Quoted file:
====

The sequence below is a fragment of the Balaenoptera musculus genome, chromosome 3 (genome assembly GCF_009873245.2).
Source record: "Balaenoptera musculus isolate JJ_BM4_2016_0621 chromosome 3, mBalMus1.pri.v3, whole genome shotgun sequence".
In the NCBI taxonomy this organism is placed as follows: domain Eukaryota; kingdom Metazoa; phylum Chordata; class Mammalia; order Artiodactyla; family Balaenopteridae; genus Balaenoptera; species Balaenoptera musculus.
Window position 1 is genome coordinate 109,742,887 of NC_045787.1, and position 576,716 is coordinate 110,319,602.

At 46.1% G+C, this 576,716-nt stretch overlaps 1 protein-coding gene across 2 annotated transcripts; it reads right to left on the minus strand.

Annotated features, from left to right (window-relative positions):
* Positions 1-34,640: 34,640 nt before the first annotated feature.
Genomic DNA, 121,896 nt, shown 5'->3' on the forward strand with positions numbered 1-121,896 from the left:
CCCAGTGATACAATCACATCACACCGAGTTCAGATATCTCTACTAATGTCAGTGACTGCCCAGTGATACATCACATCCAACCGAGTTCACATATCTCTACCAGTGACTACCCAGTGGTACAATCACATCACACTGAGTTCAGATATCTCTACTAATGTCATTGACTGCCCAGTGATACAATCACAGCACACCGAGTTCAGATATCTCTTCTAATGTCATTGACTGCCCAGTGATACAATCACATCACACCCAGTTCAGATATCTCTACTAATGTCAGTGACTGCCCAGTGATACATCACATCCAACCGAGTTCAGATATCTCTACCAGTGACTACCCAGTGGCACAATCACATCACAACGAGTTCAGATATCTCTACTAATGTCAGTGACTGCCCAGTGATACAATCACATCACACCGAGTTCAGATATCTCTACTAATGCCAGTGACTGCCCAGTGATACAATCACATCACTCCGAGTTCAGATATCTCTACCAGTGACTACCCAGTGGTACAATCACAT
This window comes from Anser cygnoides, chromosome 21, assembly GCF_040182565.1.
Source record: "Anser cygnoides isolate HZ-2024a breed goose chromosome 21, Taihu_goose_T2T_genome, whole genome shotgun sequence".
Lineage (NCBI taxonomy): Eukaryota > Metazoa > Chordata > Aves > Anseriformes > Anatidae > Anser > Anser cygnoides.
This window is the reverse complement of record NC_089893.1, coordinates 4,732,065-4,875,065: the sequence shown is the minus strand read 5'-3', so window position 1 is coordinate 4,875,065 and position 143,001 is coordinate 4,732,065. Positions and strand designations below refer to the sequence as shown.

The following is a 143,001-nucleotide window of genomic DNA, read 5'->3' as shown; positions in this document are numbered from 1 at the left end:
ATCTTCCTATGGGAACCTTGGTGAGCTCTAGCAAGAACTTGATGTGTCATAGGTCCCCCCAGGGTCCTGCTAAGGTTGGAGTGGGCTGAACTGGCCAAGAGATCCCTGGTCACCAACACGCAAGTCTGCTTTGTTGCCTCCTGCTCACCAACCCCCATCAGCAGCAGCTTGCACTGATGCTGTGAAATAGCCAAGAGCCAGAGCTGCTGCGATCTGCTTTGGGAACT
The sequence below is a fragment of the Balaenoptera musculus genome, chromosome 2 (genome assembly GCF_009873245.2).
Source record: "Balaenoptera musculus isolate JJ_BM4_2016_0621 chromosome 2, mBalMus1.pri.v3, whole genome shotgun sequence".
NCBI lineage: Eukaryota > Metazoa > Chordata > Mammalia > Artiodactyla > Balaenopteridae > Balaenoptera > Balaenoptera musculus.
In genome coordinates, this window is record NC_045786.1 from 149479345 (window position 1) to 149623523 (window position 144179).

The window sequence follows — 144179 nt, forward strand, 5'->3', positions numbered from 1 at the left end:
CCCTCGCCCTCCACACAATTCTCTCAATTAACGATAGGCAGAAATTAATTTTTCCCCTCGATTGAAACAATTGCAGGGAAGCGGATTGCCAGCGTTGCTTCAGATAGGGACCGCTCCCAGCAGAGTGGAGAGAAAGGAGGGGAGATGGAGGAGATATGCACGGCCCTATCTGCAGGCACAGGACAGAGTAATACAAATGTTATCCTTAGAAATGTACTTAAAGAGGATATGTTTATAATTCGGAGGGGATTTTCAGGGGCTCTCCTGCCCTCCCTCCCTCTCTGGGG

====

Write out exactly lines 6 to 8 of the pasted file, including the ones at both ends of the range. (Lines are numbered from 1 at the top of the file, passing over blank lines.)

Annotated features, from left to right (window-relative positions):
* Positions 1-34,640: 34,640 nt before the first annotated feature.
Genomic DNA, 121,896 nt, shown 5'->3' on the forward strand with positions numbered 1-121,896 from the left: